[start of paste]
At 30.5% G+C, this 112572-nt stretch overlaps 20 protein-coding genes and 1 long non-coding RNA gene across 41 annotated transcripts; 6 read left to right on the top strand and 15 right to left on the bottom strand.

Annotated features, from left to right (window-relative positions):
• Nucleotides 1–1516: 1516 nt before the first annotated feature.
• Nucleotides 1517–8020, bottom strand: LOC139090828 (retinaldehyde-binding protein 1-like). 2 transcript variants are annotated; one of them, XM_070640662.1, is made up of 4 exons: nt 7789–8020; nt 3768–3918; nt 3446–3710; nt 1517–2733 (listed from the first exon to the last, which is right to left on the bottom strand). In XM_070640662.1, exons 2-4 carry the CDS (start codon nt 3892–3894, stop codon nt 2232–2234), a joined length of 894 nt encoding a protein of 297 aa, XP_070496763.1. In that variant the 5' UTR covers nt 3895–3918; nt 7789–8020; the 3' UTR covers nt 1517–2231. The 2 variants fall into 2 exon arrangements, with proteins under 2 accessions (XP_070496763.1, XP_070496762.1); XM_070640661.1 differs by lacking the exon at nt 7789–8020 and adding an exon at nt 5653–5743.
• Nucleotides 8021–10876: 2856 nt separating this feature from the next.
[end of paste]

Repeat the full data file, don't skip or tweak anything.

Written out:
At 30.5% G+C, this 112572-nt stretch overlaps 20 protein-coding genes and 1 long non-coding RNA gene across 41 annotated transcripts; 6 read left to right on the top strand and 15 right to left on the bottom strand.

Annotated features, from left to right (window-relative positions):
• Nucleotides 1–1516: 1516 nt before the first annotated feature.
• Nucleotides 1517–8020, bottom strand: LOC139090828 (retinaldehyde-binding protein 1-like). 2 transcript variants are annotated; one of them, XM_070640662.1, is made up of 4 exons: nt 7789–8020; nt 3768–3918; nt 3446–3710; nt 1517–2733 (listed from the first exon to the last, which is right to left on the bottom strand). In XM_070640662.1, exons 2-4 carry the CDS (start codon nt 3892–3894, stop codon nt 2232–2234), a joined length of 894 nt encoding a protein of 297 aa, XP_070496763.1. In that variant the 5' UTR covers nt 3895–3918; nt 7789–8020; the 3' UTR covers nt 1517–2231. The 2 variants fall into 2 exon arrangements, with proteins under 2 accessions (XP_070496763.1, XP_070496762.1); XM_070640661.1 differs by lacking the exon at nt 7789–8020 and adding an exon at nt 5653–5743.
• Nucleotides 8021–10876: 2856 nt separating this feature from the next.